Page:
On Red Planet Day, here are some interesting facts about Mars

Mars, also known as the “Red Planet” due to its soil’s colour, is the fourth planet from the sun and Earth’s neighbour and it holds the potential to possibly host humankind some day.
Humans have long attempted to unravel the mysteries of Mars, and Red Planet Day is observed annually to commemorate the 28 November 1964 launch of Mariner 4, the first spacecraft to land on Mars.
The Mariner 4 spacecraft was constructed to gather data during fly-bys and transmit that information back to Earth.
After nearly eight months of travel, the spacecraft completed a fly-by of Mars on 14 July 1965.
Mars, named after the Roman God of War, retains humanity’s fascination centuries after its discovery, despite having a thin atmosphere primarily composed of carbon dioxide. So, on this special day, let’s look at some interesting facts about the Red Planet.

Tallest mountain in solar system
Olympus Mons, the largest volcano on Mars, is also the solar system’s tallest mountain. This enormous mountain is roughly 16 miles (25 km) tall and 373 miles (600 km) in diameter.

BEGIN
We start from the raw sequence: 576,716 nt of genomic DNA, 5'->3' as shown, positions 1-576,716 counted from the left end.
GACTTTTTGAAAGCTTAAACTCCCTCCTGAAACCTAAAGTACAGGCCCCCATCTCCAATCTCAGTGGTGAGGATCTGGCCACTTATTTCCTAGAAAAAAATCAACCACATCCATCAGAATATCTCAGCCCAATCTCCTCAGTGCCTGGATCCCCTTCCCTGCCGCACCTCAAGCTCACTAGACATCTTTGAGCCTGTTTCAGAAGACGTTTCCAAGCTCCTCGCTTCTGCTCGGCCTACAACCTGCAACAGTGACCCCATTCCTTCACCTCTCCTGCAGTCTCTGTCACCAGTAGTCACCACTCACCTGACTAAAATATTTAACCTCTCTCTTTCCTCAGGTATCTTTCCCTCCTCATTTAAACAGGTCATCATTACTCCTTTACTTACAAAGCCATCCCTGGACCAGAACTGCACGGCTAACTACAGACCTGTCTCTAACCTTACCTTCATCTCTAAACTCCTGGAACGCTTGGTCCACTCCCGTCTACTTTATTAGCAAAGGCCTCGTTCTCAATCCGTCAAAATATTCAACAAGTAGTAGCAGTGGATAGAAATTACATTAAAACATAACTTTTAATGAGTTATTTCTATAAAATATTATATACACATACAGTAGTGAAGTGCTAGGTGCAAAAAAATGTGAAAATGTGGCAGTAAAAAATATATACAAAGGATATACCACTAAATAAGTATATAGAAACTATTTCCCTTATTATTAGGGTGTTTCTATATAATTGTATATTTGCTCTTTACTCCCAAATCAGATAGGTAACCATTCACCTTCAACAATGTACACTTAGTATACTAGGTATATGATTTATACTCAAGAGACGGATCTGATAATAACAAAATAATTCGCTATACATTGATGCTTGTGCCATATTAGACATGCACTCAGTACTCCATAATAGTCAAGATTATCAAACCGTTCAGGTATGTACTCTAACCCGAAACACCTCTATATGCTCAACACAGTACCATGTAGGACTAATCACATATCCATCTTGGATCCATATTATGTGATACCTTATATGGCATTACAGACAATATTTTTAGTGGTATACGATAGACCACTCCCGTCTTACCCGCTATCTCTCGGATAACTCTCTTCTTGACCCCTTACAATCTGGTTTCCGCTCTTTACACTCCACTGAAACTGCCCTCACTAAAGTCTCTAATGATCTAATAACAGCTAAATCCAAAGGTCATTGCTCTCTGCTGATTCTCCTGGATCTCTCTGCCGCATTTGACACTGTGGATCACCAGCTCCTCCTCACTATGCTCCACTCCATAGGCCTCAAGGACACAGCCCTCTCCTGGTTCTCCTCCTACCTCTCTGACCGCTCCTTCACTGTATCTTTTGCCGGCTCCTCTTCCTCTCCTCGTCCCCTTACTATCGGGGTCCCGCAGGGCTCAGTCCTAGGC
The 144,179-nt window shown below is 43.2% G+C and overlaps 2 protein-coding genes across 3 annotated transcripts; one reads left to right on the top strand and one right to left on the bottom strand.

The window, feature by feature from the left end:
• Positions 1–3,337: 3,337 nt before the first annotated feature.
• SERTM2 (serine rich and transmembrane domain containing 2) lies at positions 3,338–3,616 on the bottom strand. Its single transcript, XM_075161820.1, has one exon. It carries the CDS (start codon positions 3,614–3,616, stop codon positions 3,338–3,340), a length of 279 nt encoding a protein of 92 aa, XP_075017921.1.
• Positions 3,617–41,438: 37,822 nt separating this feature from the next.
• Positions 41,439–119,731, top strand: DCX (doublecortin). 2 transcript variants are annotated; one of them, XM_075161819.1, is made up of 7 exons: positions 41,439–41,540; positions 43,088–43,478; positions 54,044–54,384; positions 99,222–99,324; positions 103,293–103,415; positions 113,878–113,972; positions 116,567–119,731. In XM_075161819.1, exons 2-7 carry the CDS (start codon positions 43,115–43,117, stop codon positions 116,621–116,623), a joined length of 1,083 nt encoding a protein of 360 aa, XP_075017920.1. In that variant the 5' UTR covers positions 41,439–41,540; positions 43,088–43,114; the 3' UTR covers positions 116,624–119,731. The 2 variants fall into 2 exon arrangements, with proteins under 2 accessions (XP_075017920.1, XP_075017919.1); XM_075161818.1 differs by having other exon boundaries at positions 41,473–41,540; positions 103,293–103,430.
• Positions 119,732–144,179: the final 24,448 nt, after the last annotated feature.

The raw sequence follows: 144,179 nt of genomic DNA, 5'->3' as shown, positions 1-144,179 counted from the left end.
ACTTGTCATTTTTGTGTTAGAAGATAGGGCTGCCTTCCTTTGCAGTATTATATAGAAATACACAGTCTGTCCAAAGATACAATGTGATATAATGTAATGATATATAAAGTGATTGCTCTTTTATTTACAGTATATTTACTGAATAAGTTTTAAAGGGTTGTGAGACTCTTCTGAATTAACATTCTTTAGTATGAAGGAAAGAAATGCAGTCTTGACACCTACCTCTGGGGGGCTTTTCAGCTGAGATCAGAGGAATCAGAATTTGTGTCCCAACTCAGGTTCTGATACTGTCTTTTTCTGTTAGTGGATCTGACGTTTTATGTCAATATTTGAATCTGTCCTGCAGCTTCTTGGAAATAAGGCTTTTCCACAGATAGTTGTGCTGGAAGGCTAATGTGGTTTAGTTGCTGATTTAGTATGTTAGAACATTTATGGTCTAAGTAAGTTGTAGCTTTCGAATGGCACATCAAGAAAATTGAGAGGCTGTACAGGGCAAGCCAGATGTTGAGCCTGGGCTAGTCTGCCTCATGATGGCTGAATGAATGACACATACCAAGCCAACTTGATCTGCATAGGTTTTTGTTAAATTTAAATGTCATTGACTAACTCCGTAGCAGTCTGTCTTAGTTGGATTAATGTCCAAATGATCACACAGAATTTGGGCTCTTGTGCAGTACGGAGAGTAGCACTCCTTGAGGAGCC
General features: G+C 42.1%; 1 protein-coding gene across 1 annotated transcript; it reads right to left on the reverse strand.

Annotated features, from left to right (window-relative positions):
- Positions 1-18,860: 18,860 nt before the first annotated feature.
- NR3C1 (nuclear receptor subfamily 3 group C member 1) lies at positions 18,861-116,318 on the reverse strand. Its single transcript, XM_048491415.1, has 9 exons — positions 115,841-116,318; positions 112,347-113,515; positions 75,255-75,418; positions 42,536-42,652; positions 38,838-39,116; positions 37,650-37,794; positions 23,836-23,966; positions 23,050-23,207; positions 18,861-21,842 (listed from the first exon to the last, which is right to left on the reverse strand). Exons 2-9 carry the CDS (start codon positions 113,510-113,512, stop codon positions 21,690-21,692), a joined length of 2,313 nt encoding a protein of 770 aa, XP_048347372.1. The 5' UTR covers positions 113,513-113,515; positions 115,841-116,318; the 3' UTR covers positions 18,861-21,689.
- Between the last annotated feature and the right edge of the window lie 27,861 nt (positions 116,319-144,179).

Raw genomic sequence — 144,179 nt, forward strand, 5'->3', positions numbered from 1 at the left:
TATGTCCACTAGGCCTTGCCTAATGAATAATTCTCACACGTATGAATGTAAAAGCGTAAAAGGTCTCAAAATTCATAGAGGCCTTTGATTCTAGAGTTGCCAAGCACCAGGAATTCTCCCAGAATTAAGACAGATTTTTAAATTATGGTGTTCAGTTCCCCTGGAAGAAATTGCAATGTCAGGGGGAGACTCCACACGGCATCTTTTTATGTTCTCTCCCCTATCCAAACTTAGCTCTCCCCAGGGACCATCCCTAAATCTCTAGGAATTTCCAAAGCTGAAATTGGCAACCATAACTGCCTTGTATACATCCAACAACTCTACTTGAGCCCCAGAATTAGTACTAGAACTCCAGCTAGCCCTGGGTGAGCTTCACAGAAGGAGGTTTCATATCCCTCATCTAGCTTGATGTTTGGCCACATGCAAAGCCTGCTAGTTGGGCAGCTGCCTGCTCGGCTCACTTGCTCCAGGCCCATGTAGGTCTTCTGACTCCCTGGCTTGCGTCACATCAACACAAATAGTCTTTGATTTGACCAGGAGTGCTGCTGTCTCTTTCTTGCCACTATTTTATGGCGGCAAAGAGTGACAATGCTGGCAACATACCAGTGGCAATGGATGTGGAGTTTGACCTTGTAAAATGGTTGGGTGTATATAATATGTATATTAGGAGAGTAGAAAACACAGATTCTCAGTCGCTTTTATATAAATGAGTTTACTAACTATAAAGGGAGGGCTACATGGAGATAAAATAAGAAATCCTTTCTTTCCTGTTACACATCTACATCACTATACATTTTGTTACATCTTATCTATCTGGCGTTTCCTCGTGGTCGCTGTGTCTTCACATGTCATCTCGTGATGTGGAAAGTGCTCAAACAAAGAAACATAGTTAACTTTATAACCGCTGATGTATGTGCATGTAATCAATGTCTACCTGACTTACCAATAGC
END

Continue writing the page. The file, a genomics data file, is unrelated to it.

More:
Though it might have formed billions of years ago, evidence from its volcanic lava is so recent that many scientists believe it might still be active.
orbiting ring
Scientists speculate that Phobos, Mars’ largest and most enigmatic moon, will eventually be torn apart by gravitational forces. This will lead to the formation of a debris field that will eventually settle into a stable orbit and form a rocky ring around Mars similar to that of Saturn and Uranus.

Similar landmass to Earth
Interestingly, while Mars is about half the diameter of Earth, its surface has nearly the same area as Earth’s dry land. Also, Martian surface gravity is only 37% of Earth’s, meaning you could leap nearly three times higher on Mars.

Parts of Mars reached Earth
Bits of planets are blasted off over time as celestial objects like large asteroids hit them. These impacts release a massive amount of ejecta that actually throws stuff into space if the impact is significant enough. Hence, pieces of Mars have actually landed on Earth in the past. Called “Martian meteorites, these little pieces of rock have miraculously managed to make it to Earth.

Water on Mars
One of the essential prerequisites for life is thought to be the presence of water on a planet. The findings published in the journal Nature Astronomy provide the first independent line of evidence, using data other than radar, that there is liquid water beneath Mars’ south pole.

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